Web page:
Disservice from parastatals
By Eric Bloch
WHEN Gideon Gono, governor of the Reserve Bank of Zimbabwe, delivered his statement of Fine-Tuning of Monetary Policy on October 9, he dropped an array of bombs upon the fina
ncial sector, the Zimbabwe Stock Exchange, Money Transfer Agencies (MTAs), exporters, other economic entities, and the populace in general. Some of the bombs were very necessary and deserved, whilst others have potentially disastrous consequences of the same magnitude as would be caused by a North Korean nuclear bomb, the most pronounced being the repercussions upon an already critically injured export segment, verging upon permanent collapse.
One of the very necessary bombs, however, descended upon many of Zimbabwe’s parastatals. Gono clearly, and justifiably, voiced his displeasure at the extent to which some of the parastatals have very evidently done nothing to right their ills, mainly self-afflicted, and place their operations upon an even keel. Instead, these parastatals demonstrably perceived RBZ as a “milk cow”, and the governor made it clear that that cow was no longer prepared to be milked. He said that in the light of RBZ’s “varied experiences over the last 18 months, some parastatals and local authorities have developed seemingly perpetual reliance on the Reserve Bank for support, unacceptably surrendering their cash-flow planning and survival needs to us (RBZ)”.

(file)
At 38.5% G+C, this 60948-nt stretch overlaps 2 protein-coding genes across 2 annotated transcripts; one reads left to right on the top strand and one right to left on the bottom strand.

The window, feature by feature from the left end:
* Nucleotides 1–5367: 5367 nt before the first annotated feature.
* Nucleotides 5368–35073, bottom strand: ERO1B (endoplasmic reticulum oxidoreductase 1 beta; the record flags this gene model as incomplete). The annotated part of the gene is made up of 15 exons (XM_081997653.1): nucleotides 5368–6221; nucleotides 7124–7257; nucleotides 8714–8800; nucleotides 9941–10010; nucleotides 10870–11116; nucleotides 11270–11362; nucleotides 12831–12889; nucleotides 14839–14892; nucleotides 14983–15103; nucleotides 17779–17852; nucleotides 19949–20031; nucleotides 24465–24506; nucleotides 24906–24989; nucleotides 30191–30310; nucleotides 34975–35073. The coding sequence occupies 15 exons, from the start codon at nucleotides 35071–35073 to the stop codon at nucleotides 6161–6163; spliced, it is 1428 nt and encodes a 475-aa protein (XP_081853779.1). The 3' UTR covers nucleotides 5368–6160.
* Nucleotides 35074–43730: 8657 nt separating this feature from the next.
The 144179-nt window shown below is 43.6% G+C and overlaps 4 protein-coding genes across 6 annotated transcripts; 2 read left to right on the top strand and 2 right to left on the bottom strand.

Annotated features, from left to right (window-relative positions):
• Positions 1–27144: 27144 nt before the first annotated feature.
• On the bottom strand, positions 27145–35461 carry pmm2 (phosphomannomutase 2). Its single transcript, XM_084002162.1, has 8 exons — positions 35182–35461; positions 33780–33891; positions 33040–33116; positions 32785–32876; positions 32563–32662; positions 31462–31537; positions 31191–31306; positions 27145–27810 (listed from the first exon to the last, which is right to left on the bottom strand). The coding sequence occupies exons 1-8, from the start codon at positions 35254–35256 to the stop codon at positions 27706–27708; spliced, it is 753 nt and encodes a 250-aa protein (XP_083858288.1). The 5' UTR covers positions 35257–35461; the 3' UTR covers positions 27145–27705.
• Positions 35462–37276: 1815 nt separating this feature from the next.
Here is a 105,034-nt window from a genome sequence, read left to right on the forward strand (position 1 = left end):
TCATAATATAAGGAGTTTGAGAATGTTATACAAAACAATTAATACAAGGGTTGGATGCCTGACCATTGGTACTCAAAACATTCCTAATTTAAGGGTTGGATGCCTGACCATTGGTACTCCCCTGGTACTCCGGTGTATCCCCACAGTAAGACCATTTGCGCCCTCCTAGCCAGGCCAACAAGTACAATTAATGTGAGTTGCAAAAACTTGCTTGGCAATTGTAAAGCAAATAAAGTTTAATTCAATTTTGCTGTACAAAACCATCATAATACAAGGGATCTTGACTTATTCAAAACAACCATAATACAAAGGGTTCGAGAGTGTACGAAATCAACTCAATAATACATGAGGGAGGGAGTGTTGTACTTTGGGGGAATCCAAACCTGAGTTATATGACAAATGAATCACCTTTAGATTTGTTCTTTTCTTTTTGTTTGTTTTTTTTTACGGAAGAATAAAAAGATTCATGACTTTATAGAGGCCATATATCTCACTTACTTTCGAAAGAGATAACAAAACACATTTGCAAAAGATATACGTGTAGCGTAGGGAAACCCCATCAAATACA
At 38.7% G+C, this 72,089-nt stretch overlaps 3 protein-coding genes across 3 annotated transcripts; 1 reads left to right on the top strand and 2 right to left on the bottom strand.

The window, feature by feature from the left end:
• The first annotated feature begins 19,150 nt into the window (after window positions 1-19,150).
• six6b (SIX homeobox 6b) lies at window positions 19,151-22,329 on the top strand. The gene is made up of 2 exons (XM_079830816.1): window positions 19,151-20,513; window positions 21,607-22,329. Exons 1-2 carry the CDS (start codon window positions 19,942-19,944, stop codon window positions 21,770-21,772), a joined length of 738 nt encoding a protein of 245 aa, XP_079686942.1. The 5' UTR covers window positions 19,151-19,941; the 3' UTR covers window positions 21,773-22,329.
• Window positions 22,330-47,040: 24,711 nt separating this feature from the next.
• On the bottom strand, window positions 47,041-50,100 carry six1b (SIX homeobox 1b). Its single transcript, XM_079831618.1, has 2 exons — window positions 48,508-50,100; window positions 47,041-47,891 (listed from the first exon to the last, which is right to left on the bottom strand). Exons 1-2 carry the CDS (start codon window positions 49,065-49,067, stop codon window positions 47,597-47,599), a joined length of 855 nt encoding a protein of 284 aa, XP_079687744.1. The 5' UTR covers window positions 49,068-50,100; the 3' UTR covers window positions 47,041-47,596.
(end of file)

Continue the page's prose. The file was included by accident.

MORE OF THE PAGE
He said that in view of this syndrome of total cash-flow reliance upon RBZ of such parastatals, “it has become necessary to institute stringent measures that restrict and forbid non-performing parastatals and local authorities from accessing central bank support”. He advised them that hereinafter “their first port of call for financial assistance shall be their parent ministry”, and stated that those that immediately come to mind are Air Zimbabwe, Zinwa, Zesa, GMB, Arda and Zisco, (although he commended some others, including National Railways of Zimbabwe and Zimbabwe United Passenger Company), for “beginning to perform and self-sustain”. He also urged banking institutions “to play a complementary role in instilling sound financial management systems and corporate governance standards in the parastatals sector as a condition for lending”.
The affected parastatals must have been shaken rigid, for RBZ largesse had been very considerable, motivated by a desire to bring economic efficacy to parastatal operations, required for the economy to function properly, but much of that largesse having been abused and, instead of those parastatals better-serving the economy, their service delivery had become progressively less and less, and that which has been forthcoming not meeting the national needs. With the RBZ being a benevolent banker, those parastatals felt that they were “on a pig’s back”.